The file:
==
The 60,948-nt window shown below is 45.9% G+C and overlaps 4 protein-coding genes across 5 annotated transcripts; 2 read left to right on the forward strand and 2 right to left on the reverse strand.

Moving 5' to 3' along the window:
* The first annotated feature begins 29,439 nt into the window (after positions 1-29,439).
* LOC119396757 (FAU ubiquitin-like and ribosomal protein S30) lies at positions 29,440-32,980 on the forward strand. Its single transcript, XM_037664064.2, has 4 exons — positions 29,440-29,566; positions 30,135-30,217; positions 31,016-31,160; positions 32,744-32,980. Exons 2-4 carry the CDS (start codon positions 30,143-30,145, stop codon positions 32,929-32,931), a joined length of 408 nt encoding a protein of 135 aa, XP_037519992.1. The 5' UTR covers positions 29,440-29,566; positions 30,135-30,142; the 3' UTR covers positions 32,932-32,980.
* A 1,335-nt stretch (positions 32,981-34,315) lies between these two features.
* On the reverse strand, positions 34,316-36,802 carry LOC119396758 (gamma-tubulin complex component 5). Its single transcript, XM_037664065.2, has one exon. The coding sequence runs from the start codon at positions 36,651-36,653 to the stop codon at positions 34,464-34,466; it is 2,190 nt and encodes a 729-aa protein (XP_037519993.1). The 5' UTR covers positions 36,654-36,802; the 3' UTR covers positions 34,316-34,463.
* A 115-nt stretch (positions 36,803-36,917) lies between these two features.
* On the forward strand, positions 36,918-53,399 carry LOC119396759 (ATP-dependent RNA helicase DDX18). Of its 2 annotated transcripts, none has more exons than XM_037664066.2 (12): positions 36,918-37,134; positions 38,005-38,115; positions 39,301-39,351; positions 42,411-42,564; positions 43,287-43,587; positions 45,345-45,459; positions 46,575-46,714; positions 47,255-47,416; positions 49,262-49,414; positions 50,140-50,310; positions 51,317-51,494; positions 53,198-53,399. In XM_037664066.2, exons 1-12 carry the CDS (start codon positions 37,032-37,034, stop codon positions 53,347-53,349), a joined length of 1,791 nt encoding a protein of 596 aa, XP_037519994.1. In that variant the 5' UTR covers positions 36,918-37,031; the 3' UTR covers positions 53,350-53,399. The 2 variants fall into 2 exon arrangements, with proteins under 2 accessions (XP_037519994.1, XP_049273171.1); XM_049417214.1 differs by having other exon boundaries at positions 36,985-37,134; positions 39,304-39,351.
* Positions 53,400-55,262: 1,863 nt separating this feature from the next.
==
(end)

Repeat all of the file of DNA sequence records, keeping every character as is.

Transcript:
The 60,948-nt window shown below is 45.9% G+C and overlaps 4 protein-coding genes across 5 annotated transcripts; 2 read left to right on the forward strand and 2 right to left on the reverse strand.

Moving 5' to 3' along the window:
* The first annotated feature begins 29,439 nt into the window (after positions 1-29,439).
* LOC119396757 (FAU ubiquitin-like and ribosomal protein S30) lies at positions 29,440-32,980 on the forward strand. Its single transcript, XM_037664064.2, has 4 exons — positions 29,440-29,566; positions 30,135-30,217; positions 31,016-31,160; positions 32,744-32,980. Exons 2-4 carry the CDS (start codon positions 30,143-30,145, stop codon positions 32,929-32,931), a joined length of 408 nt encoding a protein of 135 aa, XP_037519992.1. The 5' UTR covers positions 29,440-29,566; positions 30,135-30,142; the 3' UTR covers positions 32,932-32,980.
* A 1,335-nt stretch (positions 32,981-34,315) lies between these two features.
* On the reverse strand, positions 34,316-36,802 carry LOC119396758 (gamma-tubulin complex component 5). Its single transcript, XM_037664065.2, has one exon. The coding sequence runs from the start codon at positions 36,651-36,653 to the stop codon at positions 34,464-34,466; it is 2,190 nt and encodes a 729-aa protein (XP_037519993.1). The 5' UTR covers positions 36,654-36,802; the 3' UTR covers positions 34,316-34,463.
* A 115-nt stretch (positions 36,803-36,917) lies between these two features.
* On the forward strand, positions 36,918-53,399 carry LOC119396759 (ATP-dependent RNA helicase DDX18). Of its 2 annotated transcripts, none has more exons than XM_037664066.2 (12): positions 36,918-37,134; positions 38,005-38,115; positions 39,301-39,351; positions 42,411-42,564; positions 43,287-43,587; positions 45,345-45,459; positions 46,575-46,714; positions 47,255-47,416; positions 49,262-49,414; positions 50,140-50,310; positions 51,317-51,494; positions 53,198-53,399. In XM_037664066.2, exons 1-12 carry the CDS (start codon positions 37,032-37,034, stop codon positions 53,347-53,349), a joined length of 1,791 nt encoding a protein of 596 aa, XP_037519994.1. In that variant the 5' UTR covers positions 36,918-37,031; the 3' UTR covers positions 53,350-53,399. The 2 variants fall into 2 exon arrangements, with proteins under 2 accessions (XP_037519994.1, XP_049273171.1); XM_049417214.1 differs by having other exon boundaries at positions 36,985-37,134; positions 39,304-39,351.
* Positions 53,400-55,262: 1,863 nt separating this feature from the next.